In experiment #3, male Fischer rats were orally administered Nexbase 2006 FG (210 mg/rat/day) for 14 days followed by a single dose of3H-Nexbase 2006 FG. Mean overall recovery of radioactivity following repeated exposure to Nexbase 2006 FG was 94.88% (almost exclusively in the faeces) at 168 hours following the final dose of3H-Nexbase 2006 FG. The pattern of excretion of radioactivity at the 210 mg/rat level was almost identical to the single dose excretion study (Experiment 1).

In experiment #4, rats had bile duct-canulation surgery prior to oral administration of3H-Nexbase 2600 FG (210 mg/rat). The majority of the administered dose was recovered in the faeces (70.03%) and GI tract (24.76%) at sacrifice (48 hours post-dosing). Very little of the dose (mean 0.01%) was recovered in the bile. 

Collective analysis of the results from the toxicokinetic experiments with Nexbase 2006 FG indicates that it is not extensively absorbed from the gastrointestinal tract of rats following oral administration and the predominant route of excretion is via the faeces. Any material that is absorbed is likely to be cleared rapidly from the blood. These experimental findings correlate well with the predicted low degree of oral absorption of saturated hydrocarbon fluids, i. e., branched paraffins (also known as alkanes), such as 1-decene, homopolymer hydrogenated, with large molecular weights, low water solubility(< 0.1 mg/L), and large partition coefficient (log Kow > 6.5) (Walker and Mullee, 2006, ECHA Guidance Chapter R.7C).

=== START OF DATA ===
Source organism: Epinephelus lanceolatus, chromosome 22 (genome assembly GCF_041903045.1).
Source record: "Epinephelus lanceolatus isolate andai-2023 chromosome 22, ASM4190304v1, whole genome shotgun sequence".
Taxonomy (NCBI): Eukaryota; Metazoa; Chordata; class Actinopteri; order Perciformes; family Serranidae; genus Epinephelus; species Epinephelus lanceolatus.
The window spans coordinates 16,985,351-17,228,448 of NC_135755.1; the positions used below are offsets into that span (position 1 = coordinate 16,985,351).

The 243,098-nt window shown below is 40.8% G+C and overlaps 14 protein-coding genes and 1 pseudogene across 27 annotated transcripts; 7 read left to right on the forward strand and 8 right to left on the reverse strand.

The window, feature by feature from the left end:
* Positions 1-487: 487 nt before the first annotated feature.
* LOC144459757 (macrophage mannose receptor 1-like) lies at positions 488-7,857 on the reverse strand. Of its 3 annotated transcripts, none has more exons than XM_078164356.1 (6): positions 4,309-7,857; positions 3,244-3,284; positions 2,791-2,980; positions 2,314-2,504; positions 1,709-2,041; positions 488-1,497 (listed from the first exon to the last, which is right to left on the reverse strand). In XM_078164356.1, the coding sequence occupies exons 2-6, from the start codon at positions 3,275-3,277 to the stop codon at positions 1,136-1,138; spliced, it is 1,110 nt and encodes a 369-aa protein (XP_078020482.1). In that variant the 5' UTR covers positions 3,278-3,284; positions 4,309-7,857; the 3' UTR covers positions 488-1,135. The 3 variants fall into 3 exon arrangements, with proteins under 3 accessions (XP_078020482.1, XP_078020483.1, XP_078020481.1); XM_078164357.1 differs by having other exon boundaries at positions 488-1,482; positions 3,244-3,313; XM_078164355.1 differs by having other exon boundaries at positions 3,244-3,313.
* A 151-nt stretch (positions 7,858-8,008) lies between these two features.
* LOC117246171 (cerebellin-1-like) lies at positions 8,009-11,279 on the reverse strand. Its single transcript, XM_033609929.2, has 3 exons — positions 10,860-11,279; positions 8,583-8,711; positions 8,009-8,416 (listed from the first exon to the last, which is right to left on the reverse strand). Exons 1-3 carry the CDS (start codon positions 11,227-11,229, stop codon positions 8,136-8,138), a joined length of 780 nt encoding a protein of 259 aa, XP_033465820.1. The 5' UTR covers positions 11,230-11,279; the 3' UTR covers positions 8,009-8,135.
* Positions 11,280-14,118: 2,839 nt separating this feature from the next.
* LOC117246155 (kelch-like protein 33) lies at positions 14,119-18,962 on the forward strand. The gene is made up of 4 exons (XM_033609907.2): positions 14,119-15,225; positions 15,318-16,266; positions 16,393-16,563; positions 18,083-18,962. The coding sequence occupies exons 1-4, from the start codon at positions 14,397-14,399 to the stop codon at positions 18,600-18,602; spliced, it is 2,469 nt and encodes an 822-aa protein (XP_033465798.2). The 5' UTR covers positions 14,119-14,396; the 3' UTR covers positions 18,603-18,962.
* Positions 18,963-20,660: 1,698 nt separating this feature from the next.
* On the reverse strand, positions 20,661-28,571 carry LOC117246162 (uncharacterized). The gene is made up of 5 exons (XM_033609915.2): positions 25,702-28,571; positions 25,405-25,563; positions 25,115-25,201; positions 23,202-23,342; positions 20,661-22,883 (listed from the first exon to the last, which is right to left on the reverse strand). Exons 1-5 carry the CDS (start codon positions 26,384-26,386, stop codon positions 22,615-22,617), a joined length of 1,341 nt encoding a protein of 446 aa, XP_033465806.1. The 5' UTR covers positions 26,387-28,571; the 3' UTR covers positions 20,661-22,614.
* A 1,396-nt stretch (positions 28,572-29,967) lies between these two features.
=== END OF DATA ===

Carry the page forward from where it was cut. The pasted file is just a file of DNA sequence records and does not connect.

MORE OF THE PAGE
Discussion on absorption rate: